A bipartisan group of more than two dozen lawmakers in the House is demanding that Speaker of the House Nancy Pelosi (D-Calif.) allow a vote on a bill that would bar members of Congress from trading on the stock market, which critics say is inappropriate due to Congress’ inside knowledge on financial and political affairs.
The demand was made in a Jan. 24 letter spearheaded by Rep. Jared Golden (D-Maine). A total of 27 lawmakers signed Golden’s petition, including 25 Democrats and two Republicans.
In the letter’s opening line, the coalition demands that Pelosi “swiftly bring legislation to prohibit members of Congress from owning or trading stocks.” Two bills that would do just that, the “Ban Conflicted Trading Act” and the “TRUST In Congress Act,” have been sitting in congressional limbo.
The responsibility to bring them out of this limbo lies largely with Speaker Pelosi, but she has thus far made no effort to bring either bill to the floor for a vote.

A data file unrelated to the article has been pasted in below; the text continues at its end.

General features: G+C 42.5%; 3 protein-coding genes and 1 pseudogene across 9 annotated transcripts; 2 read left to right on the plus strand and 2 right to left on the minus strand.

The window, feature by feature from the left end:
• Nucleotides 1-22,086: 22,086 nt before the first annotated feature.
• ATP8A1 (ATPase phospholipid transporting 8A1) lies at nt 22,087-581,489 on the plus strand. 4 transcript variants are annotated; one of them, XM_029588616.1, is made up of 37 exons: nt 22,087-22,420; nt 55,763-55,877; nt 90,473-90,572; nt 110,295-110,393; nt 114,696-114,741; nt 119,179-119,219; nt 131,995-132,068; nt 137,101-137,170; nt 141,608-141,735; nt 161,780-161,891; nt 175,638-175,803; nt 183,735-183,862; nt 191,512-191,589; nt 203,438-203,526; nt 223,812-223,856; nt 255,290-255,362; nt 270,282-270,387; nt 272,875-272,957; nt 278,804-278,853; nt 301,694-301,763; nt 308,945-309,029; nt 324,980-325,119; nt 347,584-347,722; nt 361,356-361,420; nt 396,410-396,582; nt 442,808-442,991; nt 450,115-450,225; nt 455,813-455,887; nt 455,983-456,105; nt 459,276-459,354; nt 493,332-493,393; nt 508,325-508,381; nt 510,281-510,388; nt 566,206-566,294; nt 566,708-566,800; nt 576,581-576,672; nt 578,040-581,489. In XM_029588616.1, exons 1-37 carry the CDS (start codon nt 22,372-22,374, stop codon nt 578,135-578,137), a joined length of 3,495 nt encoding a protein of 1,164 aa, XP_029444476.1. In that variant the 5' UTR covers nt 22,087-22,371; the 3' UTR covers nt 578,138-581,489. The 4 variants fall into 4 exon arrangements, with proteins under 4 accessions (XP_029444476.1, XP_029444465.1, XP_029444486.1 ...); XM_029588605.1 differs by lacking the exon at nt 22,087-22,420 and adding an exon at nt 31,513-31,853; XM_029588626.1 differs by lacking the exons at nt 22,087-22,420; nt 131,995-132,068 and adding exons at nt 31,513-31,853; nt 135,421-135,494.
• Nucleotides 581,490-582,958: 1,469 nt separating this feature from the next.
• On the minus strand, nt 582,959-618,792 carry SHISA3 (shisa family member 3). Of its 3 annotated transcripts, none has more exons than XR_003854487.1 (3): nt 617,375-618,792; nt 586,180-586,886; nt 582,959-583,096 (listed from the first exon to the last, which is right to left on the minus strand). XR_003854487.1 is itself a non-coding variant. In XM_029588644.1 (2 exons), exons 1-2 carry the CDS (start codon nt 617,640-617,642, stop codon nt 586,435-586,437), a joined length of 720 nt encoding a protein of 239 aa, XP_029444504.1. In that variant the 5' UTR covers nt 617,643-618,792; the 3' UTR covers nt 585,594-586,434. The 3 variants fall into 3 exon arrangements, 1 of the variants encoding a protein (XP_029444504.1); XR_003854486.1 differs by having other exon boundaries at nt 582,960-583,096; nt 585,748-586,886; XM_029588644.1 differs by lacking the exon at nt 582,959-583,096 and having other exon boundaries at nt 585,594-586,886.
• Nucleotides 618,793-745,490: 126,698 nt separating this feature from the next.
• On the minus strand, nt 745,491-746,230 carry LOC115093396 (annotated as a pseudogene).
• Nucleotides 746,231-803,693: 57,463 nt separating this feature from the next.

Golden argued that such a ban would be a “common sense measure” that is “supported by Americans across the political spectrum.”
A recent poll vindicates this latter claim.
The poll, conducted by the conservative group Convention for States Action in conjunction with Trafalgar, found that more than three-fourths of Americans believe that lawmakers have an “unfair advantage” over others in the stock market.
Speaking on the poll results, Mark Meckler, president of Convention of States Action, said, “Congress has a history of passing laws that make it appear as if they are behaving ethically, while continuing to do things that are not honest nor ethical. This issue has received a lot of attention, and this data verifies the American people want this practice to end once and for all.”
This issue has a storied history in Congress.